After the addition is built, the developer must replace all the carpeting in 66 Isabella’s hallways without passing along the cost of this work to tenants in a rent increase. The developer also will “improve the balconies for the remaining 150 units so that they will look similar to the new balconies for the renovated 50 units,” the City planners stated.

Residents of units on the east side started moving out last fall, and that side of the building was in complete darkness by Christmas. Some preliminary construction work commenced inside the apartment building in January, and late in the month crews began setting up equipment and preparing the exterior of the tower for the renovations.

 

66 Isabella Street

January 25 2013: The lawn on the south and east sides of 66 Isabella was fenced off around the third week of January, and construction equipment arrived on site soon afterwards

 

 

66 Isabella Street

January 25 2013: The stack of grey metal equipment at left is part of an exterior elevator system that will be installed on the southeast side of the tower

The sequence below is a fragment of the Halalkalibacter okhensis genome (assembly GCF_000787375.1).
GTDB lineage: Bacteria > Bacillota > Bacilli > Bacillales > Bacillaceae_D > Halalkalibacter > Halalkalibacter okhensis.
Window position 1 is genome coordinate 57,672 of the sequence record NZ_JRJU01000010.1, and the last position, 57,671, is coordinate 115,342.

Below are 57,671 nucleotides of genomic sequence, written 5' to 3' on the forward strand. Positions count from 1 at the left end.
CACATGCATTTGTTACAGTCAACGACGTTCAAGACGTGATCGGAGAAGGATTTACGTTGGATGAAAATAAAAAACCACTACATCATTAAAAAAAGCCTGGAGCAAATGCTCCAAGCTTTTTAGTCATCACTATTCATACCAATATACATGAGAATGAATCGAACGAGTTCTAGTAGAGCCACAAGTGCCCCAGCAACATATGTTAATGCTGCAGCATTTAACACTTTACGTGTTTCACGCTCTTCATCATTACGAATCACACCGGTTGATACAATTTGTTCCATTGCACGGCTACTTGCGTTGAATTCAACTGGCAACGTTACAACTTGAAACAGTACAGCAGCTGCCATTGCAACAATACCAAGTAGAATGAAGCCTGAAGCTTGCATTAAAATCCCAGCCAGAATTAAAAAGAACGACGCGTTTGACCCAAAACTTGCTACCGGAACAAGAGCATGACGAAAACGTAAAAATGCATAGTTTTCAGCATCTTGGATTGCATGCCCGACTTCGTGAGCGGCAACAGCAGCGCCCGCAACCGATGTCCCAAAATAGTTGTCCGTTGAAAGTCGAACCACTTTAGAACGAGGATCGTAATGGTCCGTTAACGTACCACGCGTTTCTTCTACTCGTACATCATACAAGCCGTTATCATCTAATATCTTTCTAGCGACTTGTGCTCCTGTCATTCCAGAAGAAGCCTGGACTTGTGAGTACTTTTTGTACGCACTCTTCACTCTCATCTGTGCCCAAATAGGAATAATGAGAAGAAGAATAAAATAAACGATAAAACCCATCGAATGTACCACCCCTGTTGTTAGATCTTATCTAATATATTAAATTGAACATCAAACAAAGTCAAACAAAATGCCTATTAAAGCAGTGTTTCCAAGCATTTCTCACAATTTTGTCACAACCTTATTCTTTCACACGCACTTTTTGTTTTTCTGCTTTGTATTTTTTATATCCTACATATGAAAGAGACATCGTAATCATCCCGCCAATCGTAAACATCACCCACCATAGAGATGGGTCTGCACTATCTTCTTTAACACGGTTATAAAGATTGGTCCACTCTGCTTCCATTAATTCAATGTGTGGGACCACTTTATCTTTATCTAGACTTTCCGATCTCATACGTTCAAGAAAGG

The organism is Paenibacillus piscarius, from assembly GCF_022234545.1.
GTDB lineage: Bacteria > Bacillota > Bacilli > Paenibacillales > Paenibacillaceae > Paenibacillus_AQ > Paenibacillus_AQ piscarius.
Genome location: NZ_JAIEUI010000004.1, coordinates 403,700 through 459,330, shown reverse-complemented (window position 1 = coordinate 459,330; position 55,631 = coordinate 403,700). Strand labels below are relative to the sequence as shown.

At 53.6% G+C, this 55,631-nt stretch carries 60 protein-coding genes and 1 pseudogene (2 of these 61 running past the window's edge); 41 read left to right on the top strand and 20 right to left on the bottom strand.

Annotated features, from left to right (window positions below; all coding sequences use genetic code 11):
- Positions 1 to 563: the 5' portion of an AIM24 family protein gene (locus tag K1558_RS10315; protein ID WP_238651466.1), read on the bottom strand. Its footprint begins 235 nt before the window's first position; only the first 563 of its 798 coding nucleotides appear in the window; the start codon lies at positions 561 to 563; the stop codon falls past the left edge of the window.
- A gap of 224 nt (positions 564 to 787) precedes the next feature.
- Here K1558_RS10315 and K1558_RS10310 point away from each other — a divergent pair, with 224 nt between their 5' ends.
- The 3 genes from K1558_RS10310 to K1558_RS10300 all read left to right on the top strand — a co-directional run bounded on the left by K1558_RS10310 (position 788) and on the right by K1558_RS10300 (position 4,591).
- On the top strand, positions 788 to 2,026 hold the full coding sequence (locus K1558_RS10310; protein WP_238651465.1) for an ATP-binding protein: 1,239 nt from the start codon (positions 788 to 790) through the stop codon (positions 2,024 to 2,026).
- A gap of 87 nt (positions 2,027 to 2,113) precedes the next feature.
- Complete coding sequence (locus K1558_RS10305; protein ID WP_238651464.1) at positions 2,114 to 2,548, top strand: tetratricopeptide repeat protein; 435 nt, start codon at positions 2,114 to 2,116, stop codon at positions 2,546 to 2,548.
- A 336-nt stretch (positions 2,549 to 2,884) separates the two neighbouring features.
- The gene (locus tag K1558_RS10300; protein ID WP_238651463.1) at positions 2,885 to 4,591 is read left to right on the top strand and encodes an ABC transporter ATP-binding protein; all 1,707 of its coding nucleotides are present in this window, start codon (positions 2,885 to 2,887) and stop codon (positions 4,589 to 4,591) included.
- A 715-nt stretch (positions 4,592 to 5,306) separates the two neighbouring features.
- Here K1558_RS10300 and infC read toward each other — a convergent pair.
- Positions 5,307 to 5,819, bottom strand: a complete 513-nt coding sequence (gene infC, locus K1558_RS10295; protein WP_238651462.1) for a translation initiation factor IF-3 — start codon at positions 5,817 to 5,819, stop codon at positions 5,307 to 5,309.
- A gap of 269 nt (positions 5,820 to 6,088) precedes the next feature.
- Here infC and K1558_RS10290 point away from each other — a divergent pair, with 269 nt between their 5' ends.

66 Isabella Street

January 25 2013: This small excavating machine cleared plants and shrubbery from the fenced-off construction zone

 

 

66 Isabella Street

January 26 2013: The development proposal sign still stands on the property

 

 

66 Isabella Street

January 26 2013: The original proposal called for 4 townhouses to be built along Isabella Street, but they were dropped from the revised redevelopment plan that the City approved

 

 

66 Isabella Street

January 26 2013: Isabella Street view of the construction zone outside 66 Isabella and the apartment’s sister tower, the Town Inn Suites, to its northeast

 

 

66 Isabella Street

January 26 2013: The exterior elevator system is gradually being installed near the apartment building’s southeast corner. It reaches 6 floors at this point in time, but will soon extend the full 26 storey height of the tower.

 

 

66 Isabella Street